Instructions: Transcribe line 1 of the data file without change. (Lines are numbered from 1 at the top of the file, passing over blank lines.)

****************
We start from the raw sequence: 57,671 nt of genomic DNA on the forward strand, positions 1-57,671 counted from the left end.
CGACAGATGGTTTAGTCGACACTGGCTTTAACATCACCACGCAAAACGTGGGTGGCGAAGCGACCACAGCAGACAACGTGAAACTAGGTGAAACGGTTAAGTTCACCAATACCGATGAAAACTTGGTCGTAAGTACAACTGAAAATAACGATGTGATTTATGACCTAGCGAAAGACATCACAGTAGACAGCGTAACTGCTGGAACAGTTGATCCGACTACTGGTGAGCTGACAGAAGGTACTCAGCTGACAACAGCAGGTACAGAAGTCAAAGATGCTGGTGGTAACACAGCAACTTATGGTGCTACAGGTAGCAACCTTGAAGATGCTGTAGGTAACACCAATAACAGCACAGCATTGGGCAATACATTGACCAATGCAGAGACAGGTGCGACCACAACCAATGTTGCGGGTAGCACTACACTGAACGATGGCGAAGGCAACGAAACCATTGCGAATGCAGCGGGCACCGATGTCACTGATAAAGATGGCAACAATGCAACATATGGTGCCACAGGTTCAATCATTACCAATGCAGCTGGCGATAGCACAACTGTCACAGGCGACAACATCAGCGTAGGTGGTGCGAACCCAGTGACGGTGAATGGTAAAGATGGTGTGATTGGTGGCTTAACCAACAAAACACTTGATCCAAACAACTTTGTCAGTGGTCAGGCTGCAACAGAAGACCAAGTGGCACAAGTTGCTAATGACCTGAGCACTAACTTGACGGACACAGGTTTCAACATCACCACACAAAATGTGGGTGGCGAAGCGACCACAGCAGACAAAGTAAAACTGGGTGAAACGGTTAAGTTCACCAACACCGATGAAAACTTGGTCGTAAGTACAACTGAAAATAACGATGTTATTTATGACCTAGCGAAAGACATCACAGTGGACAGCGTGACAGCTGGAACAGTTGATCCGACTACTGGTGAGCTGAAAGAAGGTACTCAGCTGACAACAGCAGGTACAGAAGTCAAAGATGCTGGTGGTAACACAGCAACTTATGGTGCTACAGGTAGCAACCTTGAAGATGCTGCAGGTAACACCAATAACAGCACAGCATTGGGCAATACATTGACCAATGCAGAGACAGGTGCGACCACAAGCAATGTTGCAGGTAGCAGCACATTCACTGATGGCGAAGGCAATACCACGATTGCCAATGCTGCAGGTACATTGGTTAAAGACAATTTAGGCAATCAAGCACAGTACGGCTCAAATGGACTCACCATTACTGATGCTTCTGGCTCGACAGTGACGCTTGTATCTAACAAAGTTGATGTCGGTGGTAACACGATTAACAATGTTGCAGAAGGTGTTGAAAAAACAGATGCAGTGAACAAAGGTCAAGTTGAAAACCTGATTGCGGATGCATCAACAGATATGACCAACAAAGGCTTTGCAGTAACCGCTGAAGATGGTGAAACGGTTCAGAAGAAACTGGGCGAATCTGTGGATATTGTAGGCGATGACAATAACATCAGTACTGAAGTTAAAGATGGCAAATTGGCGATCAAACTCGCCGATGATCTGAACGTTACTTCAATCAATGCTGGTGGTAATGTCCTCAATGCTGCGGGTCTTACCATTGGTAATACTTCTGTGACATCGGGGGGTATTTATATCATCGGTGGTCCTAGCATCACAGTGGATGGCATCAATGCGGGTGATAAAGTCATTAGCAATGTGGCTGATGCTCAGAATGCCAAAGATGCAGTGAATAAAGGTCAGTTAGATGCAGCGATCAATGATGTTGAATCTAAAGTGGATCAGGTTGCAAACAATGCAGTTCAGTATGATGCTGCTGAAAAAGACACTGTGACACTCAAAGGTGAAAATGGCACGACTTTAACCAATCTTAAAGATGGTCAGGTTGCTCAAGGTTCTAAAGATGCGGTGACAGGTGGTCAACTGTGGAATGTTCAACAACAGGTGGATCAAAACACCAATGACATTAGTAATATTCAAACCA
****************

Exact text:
We start from the raw sequence: 57,671 nt of genomic DNA on the forward strand, positions 1-57,671 counted from the left end.